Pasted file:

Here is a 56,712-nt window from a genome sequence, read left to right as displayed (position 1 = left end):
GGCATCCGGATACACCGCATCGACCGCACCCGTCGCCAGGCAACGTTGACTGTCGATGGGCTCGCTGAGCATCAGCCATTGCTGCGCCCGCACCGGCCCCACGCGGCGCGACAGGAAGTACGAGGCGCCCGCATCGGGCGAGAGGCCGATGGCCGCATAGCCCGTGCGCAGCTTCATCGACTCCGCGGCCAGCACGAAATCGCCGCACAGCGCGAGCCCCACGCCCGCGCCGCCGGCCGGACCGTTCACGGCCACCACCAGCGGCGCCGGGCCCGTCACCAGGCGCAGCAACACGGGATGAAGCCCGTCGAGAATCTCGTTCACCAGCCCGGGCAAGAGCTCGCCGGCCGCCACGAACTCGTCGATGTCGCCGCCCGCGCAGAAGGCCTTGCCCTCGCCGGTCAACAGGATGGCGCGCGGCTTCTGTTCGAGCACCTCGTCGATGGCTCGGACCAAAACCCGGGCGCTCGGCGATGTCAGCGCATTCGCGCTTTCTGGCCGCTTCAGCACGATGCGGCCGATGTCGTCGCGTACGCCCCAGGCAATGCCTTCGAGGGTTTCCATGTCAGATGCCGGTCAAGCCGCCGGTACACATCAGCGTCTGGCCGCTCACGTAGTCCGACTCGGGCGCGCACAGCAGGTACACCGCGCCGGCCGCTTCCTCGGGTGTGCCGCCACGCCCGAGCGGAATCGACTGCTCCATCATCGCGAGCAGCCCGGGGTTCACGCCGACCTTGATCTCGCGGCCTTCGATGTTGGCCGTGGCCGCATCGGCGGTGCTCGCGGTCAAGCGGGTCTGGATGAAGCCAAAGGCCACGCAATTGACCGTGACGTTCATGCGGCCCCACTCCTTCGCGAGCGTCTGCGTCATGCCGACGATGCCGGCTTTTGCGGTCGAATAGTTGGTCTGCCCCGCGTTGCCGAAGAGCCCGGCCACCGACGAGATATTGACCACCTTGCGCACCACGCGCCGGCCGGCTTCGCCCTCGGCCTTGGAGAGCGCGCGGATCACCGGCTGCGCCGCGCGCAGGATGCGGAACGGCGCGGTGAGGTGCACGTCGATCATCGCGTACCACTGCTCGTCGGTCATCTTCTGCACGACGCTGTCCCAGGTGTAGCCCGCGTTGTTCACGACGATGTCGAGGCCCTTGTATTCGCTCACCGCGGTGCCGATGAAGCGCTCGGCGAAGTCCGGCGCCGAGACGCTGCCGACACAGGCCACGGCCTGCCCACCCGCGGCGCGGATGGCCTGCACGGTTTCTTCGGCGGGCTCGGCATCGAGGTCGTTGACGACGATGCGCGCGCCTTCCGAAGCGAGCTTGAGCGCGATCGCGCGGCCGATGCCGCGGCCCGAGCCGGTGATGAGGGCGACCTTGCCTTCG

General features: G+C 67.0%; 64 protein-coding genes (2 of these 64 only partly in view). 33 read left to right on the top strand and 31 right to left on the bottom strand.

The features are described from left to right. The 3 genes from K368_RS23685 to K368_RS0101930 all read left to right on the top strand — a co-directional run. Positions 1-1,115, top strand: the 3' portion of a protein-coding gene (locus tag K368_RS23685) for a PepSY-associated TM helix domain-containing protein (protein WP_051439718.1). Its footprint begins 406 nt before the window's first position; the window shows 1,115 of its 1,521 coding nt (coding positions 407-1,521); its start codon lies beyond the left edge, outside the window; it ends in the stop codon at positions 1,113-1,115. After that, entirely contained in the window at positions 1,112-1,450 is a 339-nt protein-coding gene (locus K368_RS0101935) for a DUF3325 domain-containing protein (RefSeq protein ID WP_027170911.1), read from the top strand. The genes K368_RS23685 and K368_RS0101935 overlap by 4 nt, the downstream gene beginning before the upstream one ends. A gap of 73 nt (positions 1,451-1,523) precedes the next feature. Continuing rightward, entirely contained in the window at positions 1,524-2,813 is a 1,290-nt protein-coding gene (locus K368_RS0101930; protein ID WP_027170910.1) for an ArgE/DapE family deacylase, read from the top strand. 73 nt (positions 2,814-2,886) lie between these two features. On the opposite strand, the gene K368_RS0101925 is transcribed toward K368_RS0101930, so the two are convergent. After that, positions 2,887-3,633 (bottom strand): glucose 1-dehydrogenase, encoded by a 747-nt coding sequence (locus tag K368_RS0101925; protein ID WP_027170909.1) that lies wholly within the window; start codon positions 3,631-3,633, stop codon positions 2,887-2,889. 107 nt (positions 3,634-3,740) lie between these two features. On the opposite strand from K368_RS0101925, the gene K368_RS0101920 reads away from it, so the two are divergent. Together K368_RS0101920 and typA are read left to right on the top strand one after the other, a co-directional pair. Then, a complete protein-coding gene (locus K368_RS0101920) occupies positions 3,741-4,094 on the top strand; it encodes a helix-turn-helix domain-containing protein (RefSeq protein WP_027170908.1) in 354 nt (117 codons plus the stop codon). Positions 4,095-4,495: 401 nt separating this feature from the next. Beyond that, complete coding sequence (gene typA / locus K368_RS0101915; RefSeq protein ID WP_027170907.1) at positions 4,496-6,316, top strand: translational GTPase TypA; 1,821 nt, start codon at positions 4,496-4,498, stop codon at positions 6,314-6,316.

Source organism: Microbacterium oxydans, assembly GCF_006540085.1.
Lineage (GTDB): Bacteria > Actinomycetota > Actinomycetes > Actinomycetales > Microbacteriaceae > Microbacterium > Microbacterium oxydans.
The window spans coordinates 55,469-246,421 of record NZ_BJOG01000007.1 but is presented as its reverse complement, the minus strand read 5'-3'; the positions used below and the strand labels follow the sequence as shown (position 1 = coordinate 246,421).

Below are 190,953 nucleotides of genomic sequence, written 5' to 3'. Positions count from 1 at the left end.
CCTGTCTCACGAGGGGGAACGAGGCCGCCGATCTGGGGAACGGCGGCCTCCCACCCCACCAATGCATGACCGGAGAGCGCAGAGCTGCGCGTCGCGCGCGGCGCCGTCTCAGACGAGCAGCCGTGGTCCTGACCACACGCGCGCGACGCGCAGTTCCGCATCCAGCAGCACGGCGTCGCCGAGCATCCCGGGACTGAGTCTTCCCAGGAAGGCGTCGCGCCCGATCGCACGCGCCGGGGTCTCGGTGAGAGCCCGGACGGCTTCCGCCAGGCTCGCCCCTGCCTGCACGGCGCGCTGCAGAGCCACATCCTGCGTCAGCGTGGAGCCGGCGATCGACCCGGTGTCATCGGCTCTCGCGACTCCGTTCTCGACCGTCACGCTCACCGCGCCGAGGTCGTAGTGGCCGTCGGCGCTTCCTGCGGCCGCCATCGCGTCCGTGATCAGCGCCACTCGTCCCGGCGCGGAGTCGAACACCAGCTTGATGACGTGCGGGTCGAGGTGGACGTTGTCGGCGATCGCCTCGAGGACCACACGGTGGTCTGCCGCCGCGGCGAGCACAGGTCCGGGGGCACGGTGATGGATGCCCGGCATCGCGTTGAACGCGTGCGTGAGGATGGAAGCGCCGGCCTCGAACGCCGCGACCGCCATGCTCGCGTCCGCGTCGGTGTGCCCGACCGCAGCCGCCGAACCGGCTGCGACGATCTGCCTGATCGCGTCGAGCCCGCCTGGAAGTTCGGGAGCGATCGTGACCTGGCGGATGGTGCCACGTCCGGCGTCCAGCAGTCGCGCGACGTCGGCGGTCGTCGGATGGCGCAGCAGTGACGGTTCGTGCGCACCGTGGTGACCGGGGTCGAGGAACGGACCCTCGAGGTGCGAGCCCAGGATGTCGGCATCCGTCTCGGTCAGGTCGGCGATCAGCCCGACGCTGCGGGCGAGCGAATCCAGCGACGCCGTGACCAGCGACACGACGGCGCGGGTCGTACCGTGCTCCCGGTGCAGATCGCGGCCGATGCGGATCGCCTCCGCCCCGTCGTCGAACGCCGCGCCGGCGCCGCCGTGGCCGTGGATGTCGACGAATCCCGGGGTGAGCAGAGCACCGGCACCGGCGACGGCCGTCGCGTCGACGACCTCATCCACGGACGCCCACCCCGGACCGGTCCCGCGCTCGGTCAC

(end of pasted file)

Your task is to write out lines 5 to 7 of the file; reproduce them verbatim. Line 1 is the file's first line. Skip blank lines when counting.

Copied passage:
Source organism: Microbacterium oxydans, assembly GCF_006540085.1.
Lineage (GTDB): Bacteria > Actinomycetota > Actinomycetes > Actinomycetales > Microbacteriaceae > Microbacterium > Microbacterium oxydans.
The window spans coordinates 55,469-246,421 of record NZ_BJOG01000007.1 but is presented as its reverse complement, the minus strand read 5'-3'; the positions used below and the strand labels follow the sequence as shown (position 1 = coordinate 246,421).